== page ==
Caister Academic Press

Molecular Mechanisms of E6 and E7 Oncoproteins From Human Papillomaviruses in Cellular Transformation

Massimo Tommasino
from: DNA Tumour Viruses: Virology, Pathogenesis and Vaccines (Edited by: Sally Roberts). Caister Academic Press, U.K. (2018) Pages: 59-78.


The small double-stranded DNA human papillomaviruses (HPVs) form a family of approximately 200 viruses. They can infect the epithelia of the genital and upper respiratory tracts and the skin and are classified into several genera based on their DNA sequence. A small number belonging to genus alpha, referred to as mucosal high-risk (HR) HPV types, are clearly associated with human carcinogenesis. In particular, HR HPV16 and HPV18 are the most carcinogenic types, responsible for a large proportion of HPV-positive anogenital cancers. A vast number of studies have demonstrated that the products of two early genes, E6 and E7, play a key role in cellular transformation and cancer development. Both oncoproteins are very small molecules and do not have any enzymatic activities, but exert their biological properties by interacting with a large number of cellular proteins. These interactions result in modification of the activities of the cellular proteins, which, in some cases, are targeted to degradation via the proteasome pathway. The most studied examples are the ability of HR HPV E6 and E7 to induce degradation of p53 and pRb, respectively. Inactivation of these key tumour suppressors strongly alters cellular gene expression, leading to chromosomal instability and cellular transformation.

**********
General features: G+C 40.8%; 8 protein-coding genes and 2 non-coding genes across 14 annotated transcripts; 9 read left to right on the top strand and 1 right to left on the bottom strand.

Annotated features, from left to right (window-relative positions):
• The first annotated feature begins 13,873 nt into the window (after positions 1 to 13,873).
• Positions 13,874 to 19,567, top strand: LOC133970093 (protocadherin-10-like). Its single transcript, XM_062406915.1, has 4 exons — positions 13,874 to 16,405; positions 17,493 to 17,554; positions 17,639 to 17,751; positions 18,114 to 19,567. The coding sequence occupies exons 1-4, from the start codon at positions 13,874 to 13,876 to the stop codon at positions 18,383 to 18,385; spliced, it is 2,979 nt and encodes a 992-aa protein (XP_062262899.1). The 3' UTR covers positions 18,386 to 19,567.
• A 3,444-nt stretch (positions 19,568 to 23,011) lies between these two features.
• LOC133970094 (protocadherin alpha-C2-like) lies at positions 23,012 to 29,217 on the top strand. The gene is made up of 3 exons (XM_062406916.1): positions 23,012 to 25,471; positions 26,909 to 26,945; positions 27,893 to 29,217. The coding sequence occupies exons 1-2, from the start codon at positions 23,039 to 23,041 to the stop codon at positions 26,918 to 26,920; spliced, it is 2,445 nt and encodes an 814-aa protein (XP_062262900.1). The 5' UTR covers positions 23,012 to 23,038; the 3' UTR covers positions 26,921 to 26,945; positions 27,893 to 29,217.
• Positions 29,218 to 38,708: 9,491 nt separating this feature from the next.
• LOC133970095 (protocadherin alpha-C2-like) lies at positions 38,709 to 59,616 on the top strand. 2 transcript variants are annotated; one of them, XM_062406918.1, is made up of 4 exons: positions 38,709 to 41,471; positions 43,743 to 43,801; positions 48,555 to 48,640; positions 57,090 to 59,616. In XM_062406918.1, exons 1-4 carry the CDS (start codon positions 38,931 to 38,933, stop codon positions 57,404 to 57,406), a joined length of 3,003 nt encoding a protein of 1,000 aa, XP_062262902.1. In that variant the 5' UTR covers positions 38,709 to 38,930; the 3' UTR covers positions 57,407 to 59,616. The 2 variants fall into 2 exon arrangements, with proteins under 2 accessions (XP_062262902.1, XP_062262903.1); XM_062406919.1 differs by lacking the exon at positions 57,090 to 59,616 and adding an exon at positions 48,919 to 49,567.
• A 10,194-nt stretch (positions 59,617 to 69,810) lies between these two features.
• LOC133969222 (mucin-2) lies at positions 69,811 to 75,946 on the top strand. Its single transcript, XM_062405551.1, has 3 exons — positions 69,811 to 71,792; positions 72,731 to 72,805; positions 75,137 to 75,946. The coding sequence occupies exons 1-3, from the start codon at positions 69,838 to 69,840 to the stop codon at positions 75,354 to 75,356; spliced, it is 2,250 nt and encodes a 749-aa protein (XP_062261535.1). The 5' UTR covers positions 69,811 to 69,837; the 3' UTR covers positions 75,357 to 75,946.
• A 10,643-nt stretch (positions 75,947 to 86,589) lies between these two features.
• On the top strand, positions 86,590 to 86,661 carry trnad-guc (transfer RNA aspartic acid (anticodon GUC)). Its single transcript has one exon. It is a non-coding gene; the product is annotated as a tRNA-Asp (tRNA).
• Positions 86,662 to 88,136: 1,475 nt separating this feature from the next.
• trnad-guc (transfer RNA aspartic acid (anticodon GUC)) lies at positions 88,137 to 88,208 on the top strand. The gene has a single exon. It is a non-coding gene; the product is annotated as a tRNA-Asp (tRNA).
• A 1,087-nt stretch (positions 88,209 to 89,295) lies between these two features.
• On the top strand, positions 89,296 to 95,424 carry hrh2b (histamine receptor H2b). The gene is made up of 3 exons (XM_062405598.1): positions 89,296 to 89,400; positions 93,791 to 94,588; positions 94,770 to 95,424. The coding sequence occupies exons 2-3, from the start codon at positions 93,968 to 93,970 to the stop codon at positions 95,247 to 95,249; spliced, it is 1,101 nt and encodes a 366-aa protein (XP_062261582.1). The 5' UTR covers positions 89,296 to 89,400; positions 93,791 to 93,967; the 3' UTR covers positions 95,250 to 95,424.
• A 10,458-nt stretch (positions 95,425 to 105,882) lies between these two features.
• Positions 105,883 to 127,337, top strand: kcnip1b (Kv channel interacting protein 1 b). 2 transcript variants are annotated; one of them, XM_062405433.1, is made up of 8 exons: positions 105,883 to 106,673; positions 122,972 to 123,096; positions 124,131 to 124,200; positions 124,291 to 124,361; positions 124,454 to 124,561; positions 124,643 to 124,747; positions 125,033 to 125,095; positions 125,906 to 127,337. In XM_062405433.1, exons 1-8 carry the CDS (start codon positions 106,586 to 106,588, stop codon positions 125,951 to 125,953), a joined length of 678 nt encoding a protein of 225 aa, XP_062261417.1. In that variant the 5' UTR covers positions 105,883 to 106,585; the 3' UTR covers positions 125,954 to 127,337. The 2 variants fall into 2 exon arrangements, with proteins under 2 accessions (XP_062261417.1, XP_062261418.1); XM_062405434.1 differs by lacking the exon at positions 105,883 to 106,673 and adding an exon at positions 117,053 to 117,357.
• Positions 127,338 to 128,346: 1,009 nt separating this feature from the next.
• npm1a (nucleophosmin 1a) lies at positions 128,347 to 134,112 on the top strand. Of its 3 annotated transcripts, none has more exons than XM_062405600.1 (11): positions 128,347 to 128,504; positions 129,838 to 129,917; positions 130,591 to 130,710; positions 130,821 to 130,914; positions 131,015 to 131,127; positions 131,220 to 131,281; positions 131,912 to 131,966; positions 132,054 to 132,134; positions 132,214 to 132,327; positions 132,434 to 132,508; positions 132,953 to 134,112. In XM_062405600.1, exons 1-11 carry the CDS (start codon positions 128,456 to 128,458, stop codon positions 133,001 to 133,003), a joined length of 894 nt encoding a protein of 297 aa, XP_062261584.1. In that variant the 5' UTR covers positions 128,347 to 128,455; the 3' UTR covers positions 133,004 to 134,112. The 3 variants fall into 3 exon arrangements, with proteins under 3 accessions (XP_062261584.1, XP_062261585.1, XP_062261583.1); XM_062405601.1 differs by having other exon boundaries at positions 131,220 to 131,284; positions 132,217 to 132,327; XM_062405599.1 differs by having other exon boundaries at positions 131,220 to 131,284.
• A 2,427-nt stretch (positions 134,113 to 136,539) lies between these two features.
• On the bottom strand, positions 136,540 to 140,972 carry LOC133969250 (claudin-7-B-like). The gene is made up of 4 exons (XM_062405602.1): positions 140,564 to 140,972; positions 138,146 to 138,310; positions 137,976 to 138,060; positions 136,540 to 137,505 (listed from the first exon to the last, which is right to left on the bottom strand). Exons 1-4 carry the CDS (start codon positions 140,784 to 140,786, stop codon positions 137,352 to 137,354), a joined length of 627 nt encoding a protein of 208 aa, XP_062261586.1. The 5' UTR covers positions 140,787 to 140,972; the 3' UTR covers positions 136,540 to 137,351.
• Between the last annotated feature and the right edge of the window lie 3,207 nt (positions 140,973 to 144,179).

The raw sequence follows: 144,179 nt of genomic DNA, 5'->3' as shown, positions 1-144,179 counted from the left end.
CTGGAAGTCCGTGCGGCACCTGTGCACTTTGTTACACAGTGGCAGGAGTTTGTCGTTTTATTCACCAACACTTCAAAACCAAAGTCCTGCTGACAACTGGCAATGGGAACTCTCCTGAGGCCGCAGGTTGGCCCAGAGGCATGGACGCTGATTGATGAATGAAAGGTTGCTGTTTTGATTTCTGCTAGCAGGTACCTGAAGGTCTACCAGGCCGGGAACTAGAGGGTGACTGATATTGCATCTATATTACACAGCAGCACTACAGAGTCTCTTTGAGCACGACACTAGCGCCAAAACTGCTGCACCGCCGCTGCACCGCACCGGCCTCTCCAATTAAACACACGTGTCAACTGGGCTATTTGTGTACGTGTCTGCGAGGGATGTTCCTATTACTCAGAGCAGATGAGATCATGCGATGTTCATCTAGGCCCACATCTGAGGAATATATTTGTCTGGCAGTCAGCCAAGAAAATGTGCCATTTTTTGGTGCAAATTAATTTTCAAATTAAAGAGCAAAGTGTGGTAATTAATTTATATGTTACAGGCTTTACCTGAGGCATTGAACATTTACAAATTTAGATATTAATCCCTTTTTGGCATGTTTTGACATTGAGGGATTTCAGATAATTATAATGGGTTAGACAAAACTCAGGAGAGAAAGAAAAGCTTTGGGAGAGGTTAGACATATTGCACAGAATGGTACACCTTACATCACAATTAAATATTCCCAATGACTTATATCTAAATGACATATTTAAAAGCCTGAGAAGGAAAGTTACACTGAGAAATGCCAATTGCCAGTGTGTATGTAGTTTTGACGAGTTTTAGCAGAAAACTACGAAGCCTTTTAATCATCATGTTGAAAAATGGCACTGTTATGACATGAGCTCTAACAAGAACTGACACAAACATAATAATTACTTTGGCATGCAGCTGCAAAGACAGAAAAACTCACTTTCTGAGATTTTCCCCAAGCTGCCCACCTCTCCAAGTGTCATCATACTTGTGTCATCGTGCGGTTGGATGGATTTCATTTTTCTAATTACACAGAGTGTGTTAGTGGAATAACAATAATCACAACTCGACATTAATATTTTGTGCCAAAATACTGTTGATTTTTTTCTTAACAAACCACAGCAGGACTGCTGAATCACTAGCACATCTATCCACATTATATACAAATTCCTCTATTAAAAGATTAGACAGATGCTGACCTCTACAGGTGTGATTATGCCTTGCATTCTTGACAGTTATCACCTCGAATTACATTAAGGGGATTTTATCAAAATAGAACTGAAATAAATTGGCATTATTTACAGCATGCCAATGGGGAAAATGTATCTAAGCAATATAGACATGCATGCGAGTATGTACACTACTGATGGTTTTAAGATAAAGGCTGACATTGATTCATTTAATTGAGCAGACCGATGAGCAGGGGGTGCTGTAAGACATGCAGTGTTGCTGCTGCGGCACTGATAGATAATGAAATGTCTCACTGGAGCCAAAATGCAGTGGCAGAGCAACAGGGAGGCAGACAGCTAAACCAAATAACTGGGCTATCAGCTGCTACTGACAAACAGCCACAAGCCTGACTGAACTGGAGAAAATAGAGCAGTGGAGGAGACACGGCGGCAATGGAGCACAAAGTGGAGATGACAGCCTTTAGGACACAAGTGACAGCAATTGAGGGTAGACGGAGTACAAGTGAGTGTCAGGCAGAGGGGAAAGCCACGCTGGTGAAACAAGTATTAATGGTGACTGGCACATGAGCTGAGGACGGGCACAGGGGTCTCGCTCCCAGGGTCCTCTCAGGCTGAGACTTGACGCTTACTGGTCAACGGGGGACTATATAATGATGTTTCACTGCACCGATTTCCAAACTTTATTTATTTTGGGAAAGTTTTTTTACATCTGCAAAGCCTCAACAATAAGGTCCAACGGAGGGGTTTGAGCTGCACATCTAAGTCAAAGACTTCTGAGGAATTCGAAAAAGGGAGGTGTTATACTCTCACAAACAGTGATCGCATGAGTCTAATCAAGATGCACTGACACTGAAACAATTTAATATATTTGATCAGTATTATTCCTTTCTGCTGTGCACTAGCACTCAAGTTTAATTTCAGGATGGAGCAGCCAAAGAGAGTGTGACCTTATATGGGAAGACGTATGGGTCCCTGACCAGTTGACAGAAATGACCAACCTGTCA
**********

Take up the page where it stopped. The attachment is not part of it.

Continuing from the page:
Despite the great knowledge of the biology of mucosal HR HPV types, additional research is needed to characterize the biology of the majority of HPV types that have been poorly investigated so far, with a final aim of evaluating their potential roles in other human diseases read more ...

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